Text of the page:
Pit bull ban suspension small step in right direction

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Pit bull ban suspension small step in right direction

Ariana Portalatin

Ariana Portalatin

Ariana Portalatin

Ariana Portalatin

By Campus Reporter

Montreal’s controversial pit bull ban took effect Oct. 3 but was suspended the same day by a Quebec judge, while a legal challenge from Montreal’s SPCA—an animal welfare group—is pending, according to an Oct. 3 article from The Washington Post.

The internationally-denounced ban would have euthanized many unadopted dogs, prohibited acquisitions of pit bulls and imposed regulations on current owners, including a $150 permit fee. Dogs would also have to be sterilized, micro-chipped and vaccinated by March 31, 2017, and owners would undergo criminal background checks, according to an Oct. 4 article from BBC News.

This ban, commonly known as Breed Specific Legislation, was sparked by a fatal dog mauling in June. After 55-year-old Christiane Vadnais was killed by a neighbor’s dog, her family pressed for legislation, according to the BBC News article. Montreal voted Sept. 27 to place a citywide ban on pit bull breeds, according to a Montreal Gazette article of the same date.

BSL supporters insist some breeds are more violent than others and banning them will prevent attacks. Those opposed say BSL is unnecessary and leads to unfairly targeting dogs for their appearance. According to the Humane Society International in Canada, no proof exists that certain breeds are more aggressive. The exact breed of the dog that killed Vadnais awaits confirmation by DNA results, according to a Sept. 29 article from the Washington Post. However, in July, The Humane Society International revealed registration papers for the dog called it a boxer, not a pit bull.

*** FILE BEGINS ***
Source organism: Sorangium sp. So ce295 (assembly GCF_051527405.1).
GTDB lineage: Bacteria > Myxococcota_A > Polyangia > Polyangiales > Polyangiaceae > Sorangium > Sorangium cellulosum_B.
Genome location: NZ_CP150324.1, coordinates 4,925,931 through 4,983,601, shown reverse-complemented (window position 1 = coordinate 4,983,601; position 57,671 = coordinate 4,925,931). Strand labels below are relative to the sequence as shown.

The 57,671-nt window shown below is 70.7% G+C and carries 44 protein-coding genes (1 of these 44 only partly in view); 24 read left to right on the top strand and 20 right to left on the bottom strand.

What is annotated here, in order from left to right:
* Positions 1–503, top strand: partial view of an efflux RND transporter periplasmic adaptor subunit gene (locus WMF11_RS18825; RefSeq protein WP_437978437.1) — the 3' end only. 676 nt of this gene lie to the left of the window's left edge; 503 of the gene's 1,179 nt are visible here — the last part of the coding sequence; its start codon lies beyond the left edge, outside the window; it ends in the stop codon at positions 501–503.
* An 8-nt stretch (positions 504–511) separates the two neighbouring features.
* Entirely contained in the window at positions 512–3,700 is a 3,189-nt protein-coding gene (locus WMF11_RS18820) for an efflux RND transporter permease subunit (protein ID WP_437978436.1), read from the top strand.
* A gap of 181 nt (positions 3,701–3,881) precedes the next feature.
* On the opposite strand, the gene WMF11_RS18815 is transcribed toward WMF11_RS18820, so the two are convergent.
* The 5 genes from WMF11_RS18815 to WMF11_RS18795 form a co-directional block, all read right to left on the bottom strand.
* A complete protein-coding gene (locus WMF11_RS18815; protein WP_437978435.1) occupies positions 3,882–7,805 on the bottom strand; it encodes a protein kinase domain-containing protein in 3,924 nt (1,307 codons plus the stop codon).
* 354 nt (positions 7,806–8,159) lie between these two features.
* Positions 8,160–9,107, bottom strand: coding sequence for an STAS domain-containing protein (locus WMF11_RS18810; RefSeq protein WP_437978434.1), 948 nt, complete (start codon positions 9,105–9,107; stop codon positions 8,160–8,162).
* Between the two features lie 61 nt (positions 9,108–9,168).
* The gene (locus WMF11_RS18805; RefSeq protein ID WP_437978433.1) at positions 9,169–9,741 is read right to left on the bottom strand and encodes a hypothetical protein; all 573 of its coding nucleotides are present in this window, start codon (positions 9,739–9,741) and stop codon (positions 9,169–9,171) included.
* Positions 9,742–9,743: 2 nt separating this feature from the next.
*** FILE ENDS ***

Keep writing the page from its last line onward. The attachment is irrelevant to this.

Furthermore, BSL’s effectiveness is unproven, according to the ASPCA, citing a study of fatalities from dog bites from the Centers for Disease Control and Prevention, which resulted in the CDC ultimately opposing BSL based on the inaccuracy of dog-bite data, difficulties identifying dog breeds, and complications enforcing BSL.

According to the American Veterinary Medical Association, aggressiveness in dogs can be a result of feeling startled or threatened, or indicative of medical issues. Dogs can also be taught to be aggressive by their owners or environment.

While many Canadian cities have BSL laws, others have alternative methods for dealing with dog attacks. Edmonton officials repealed its ban in 2012 and chose to focus on dogs’ behavior instead of breed, while Calgary never had a ban, choosing to hold owners accountable. In lieu of a suspension, Montreal’s unreasonable ban should have been overturned completely, with other cities following suit. An entire breed should not be banned based on the aggressiveness of a few or lead to the separation of a family and their beloved pets.

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